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Title: Methodology, status, and plans for development and assessment of the TRAC code

Abstract

The Transient Reactor Analysis Code (TRAC) is a state-of-the-art, best-estimate, transient system analysis computer code for analyzing geometrically complex multidimensional thermal hydraulic systems, primarily nuclear reactor power plants. TRAC is used by government and industry organizations for design and safety analysis, phenomenological studies, operational transient analysis, evaluating emergency operating procedures, simulator support and operator training, and for assessment of data involving basic experiments, separate effects tests, and plant operations. TRAC will calculate one- and three-dimensional (rectilinear and cylindrical coordinates) fluid flow involving gas, liquid, and mixture states. Although TRAC has many capabilities, it also has limitations. Some limitations arise from its implementation, dating from the 1970s. Rapid advances in hardware and software engineering highlight TRAC`s inefficiencies; however, other limitations relate to the level of scientific knowledge regarding two-phase flow physics. These limitations will continue until such time as the fundamental understanding of two-phase flows is extended. Presently, several development activities are either in progress or soon to begin that will fundamentally improve TRAC. Foremost among these are reimplementation of the current TRAC data structures in Fortran 90 and the integrated development of closure packages for large-break loss-of-coolant accident applications.

Authors:
; ;
Publication Date:
Research Org.:
Los Alamos National Lab., NM (United States)
Sponsoring Org.:
Nuclear Regulatory Commission, Washington, DC (United States); USDOE, Washington, DC (United States)
OSTI Identifier:
434475
Report Number(s):
LA-UR-96-2090; CONF-961192-2
ON: DE96014044; TRN: 98:008258
DOE Contract Number:  
W-7405-ENG-36
Resource Type:
Conference
Resource Relation:
Conference: Organization for Economic Co-Operation and Development (OECD)/Committee on the Safety of Nuclear Installations (CSNI) workshop on transient thermal-hydraulic codes requirements, Annapolis, MD (United States), 5-8 Nov 1996; Other Information: PBD: 1996
Country of Publication:
United States
Language:
English
Subject:
21 NUCLEAR POWER REACTORS AND ASSOCIATED PLANTS; 22 NUCLEAR REACTOR TECHNOLOGY; 99 MATHEMATICS, COMPUTERS, INFORMATION SCIENCE, MANAGEMENT, LAW, MISCELLANEOUS; TRANSIENTS; T CODES; PWR TYPE REACTORS; SYSTEMS ANALYSIS; HEAT TRANSFER; HYDRAULICS; NUCLEAR POWER PLANTS; LOSS OF COOLANT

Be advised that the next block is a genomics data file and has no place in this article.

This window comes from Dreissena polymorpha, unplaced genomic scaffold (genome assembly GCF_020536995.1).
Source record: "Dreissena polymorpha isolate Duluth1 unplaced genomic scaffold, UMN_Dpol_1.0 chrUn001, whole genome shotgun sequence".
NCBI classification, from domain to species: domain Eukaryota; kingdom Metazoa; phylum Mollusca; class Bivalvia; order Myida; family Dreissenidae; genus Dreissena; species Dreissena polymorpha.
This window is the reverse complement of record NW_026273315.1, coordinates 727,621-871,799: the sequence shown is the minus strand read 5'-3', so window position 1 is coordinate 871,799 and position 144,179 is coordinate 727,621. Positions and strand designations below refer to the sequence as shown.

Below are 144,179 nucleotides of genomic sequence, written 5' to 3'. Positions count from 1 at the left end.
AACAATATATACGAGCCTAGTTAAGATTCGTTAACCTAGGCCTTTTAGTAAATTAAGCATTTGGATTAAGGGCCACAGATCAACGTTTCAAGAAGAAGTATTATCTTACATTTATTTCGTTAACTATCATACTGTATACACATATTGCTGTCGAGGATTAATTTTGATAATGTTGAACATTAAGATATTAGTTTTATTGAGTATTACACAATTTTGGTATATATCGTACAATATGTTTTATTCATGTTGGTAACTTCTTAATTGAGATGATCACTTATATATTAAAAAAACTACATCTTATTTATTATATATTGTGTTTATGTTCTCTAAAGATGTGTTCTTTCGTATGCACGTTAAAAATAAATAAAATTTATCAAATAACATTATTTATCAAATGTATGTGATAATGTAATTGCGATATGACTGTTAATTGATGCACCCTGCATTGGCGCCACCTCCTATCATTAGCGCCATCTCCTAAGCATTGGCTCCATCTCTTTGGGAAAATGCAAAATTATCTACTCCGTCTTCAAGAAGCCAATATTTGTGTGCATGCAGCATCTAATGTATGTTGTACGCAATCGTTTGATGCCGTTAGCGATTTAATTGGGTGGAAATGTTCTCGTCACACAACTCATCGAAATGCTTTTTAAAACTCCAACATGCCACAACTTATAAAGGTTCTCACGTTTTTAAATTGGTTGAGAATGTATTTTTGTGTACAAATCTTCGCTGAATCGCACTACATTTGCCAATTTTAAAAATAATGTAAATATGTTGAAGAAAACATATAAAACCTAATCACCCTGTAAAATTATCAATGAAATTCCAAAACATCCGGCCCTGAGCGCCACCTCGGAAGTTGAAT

Citation Formats

Boyack, B.E., Nelson, R.A., and Jolly-Woodruff, S. Methodology, status, and plans for development and assessment of the TRAC code. United States: N. p., 1996. Web.
Boyack, B.E., Nelson, R.A., & Jolly-Woodruff, S. Methodology, status, and plans for development and assessment of the TRAC code. United States.
Boyack, B.E., Nelson, R.A., and Jolly-Woodruff, S. Tue . "Methodology, status, and plans for development and assessment of the TRAC code". United States. doi:. https://www.osti.gov/servlets/purl/434475.
@article{osti_434475,
title = {Methodology, status, and plans for development and assessment of the TRAC code},
author = {Boyack, B.E. and Nelson, R.A. and Jolly-Woodruff, S.},
abstractNote = {The Transient Reactor Analysis Code (TRAC) is a state-of-the-art, best-estimate, transient system analysis computer code for analyzing geometrically complex multidimensional thermal hydraulic systems, primarily nuclear reactor power plants. TRAC is used by government and industry organizations for design and safety analysis, phenomenological studies, operational transient analysis, evaluating emergency operating procedures, simulator support and operator training, and for assessment of data involving basic experiments, separate effects tests, and plant operations. TRAC will calculate one- and three-dimensional (rectilinear and cylindrical coordinates) fluid flow involving gas, liquid, and mixture states. Although TRAC has many capabilities, it also has limitations. Some limitations arise from its implementation, dating from the 1970s. Rapid advances in hardware and software engineering highlight TRAC`s inefficiencies; however, other limitations relate to the level of scientific knowledge regarding two-phase flow physics. These limitations will continue until such time as the fundamental understanding of two-phase flows is extended. Presently, several development activities are either in progress or soon to begin that will fundamentally improve TRAC. Foremost among these are reimplementation of the current TRAC data structures in Fortran 90 and the integrated development of closure packages for large-break loss-of-coolant accident applications.},
doi = {},
journal = {},
number = ,
volume = ,
place = {United States},
year = {Tue Dec 31 00:00:00 EST 1996},
month = {Tue Dec 31 00:00:00 EST 1996}
}

Conference:
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